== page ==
New York Stock Exchange. (Photo by Spencer Platt/Getty Images)
Todd Harrison, Minyanville
MIYANVILLE - The stock market exhaled higher on Thursday as perception of a political compromise infused hope that the debt ceiling would be pushed and a US default will be avoided.
While some argue this is a Band-Aid on a broken bone, the disaster scenario was perceived to have been avoided. As that was priced into the market, stocks had one of their best days of the year. Take that, Karl Marx.
The action in the credit markets supported -- and some would say, drove -- the equity move. November and December T-Bill rates ratcheted higher on Friday, however, suggesting that significant concerns remain into year-end.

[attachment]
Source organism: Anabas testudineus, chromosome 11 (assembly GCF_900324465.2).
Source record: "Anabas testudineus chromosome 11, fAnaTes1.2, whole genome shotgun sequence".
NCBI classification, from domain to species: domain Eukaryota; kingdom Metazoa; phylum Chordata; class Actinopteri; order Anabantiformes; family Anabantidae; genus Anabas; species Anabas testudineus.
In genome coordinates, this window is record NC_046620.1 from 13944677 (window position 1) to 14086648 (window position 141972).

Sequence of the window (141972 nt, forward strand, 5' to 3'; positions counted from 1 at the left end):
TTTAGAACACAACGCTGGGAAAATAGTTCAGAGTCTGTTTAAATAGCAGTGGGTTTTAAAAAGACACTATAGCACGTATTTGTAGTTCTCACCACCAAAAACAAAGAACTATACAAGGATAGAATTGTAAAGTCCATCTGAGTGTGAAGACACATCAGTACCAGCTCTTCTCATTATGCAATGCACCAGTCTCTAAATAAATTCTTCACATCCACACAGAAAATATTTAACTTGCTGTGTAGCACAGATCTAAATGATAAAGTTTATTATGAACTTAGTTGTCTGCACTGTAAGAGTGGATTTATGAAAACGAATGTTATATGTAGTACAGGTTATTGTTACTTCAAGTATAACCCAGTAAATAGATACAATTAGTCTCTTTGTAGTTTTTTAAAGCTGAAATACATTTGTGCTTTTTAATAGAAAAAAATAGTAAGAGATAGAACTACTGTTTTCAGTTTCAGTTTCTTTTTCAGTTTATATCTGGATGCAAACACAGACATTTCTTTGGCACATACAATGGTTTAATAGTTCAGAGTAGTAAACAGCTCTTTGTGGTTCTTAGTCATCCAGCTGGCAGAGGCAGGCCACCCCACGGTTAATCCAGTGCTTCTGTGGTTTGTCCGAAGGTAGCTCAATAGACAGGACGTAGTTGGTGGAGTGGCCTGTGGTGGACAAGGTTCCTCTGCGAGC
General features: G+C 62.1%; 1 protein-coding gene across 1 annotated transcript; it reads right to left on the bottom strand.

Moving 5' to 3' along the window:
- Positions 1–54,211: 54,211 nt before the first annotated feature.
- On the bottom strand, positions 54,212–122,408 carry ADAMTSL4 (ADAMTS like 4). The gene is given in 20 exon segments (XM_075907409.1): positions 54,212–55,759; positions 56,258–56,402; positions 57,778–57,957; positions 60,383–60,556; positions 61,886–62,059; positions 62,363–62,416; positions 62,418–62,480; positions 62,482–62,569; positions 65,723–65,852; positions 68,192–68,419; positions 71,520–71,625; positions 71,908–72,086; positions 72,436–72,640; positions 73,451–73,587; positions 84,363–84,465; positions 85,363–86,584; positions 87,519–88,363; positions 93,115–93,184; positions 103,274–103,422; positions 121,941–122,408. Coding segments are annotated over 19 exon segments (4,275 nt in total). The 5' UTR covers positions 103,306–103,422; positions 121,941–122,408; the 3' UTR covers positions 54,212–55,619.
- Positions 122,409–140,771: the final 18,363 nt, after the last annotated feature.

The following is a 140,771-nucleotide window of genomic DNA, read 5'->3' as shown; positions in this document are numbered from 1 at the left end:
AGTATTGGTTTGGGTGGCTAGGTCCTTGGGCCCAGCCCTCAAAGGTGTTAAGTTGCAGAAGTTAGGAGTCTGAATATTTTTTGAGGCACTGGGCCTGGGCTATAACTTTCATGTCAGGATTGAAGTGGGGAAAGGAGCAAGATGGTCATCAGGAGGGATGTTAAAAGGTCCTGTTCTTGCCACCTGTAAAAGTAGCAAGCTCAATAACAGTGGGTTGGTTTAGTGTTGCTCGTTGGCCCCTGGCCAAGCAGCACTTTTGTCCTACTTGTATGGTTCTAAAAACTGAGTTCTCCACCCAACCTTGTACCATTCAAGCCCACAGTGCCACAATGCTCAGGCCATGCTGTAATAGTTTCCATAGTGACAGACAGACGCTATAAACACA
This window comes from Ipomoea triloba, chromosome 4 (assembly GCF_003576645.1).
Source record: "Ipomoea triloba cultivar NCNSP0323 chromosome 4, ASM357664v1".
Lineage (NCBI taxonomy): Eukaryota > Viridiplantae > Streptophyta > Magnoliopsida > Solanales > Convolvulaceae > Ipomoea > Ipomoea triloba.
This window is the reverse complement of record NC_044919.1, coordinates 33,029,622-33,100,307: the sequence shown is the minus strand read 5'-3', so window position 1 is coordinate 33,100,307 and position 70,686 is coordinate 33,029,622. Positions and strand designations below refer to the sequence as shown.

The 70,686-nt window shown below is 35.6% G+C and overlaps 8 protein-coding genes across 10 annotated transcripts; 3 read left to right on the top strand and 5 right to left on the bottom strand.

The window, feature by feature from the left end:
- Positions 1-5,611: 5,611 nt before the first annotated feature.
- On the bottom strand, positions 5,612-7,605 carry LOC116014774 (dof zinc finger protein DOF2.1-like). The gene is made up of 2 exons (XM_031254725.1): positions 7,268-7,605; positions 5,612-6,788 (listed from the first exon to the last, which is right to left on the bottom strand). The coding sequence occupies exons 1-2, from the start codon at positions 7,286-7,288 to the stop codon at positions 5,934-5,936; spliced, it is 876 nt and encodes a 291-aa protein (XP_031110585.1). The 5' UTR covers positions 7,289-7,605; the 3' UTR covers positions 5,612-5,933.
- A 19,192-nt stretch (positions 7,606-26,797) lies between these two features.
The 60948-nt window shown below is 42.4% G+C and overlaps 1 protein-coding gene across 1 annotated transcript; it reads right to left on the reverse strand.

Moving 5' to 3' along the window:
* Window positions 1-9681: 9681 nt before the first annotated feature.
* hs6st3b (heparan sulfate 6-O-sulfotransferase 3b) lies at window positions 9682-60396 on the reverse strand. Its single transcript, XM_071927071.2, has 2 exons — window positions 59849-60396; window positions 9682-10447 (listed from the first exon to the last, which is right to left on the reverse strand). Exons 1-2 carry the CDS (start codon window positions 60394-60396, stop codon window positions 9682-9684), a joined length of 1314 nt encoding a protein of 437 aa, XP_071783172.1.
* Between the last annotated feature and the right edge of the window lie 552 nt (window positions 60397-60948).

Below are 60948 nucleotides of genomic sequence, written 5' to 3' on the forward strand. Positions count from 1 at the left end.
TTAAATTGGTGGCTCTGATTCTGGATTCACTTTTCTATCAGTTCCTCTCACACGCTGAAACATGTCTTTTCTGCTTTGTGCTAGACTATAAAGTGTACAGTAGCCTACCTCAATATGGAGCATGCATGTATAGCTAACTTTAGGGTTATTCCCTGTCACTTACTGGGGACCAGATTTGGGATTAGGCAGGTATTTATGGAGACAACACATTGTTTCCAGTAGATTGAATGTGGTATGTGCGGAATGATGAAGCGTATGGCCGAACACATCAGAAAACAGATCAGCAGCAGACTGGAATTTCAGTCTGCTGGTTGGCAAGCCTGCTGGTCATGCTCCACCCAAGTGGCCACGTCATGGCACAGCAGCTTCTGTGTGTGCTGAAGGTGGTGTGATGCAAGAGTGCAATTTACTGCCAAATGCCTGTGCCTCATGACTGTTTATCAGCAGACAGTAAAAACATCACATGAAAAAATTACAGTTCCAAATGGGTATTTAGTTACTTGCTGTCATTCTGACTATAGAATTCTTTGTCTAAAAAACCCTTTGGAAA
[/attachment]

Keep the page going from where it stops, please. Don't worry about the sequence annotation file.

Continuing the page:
Thus far in 2013, market corrections have been extremely tame, with a 7.5%, 4.8%, and the latest 4.8% pullback littering an otherwise stellar uptrend. The question is whether we've seen the last spate of fear before performance anxiety kicks in-or if that's just what they want us to think.
The bulls will argue that the big money, many of whom are up 20% or more, won't let their gains slip away as they want to get paid. The bears view the conditioned complacency of dip buyers as a recipe for disappointment, if not disaster, as we edge into the meat of the quarterly reports.
Gold continued to lose luster and Friday's decline triggered a head-and-shoulders pattern that "works" to $1,180 through a pure technical lens. Mr. T can't be happy.
The earnings avalanche will continue this week with Citigroup, Intel, Yahoo, Coca-Cola, Blackrock, Bank of America, Pepsi, American Express, IBM, Goldman Sachs, Google, and Morgan Stanley. Thursday will bring the October 17 debt deadline, which is widely expected to be pushed out, and China's third-quarter GDP will be released on Friday.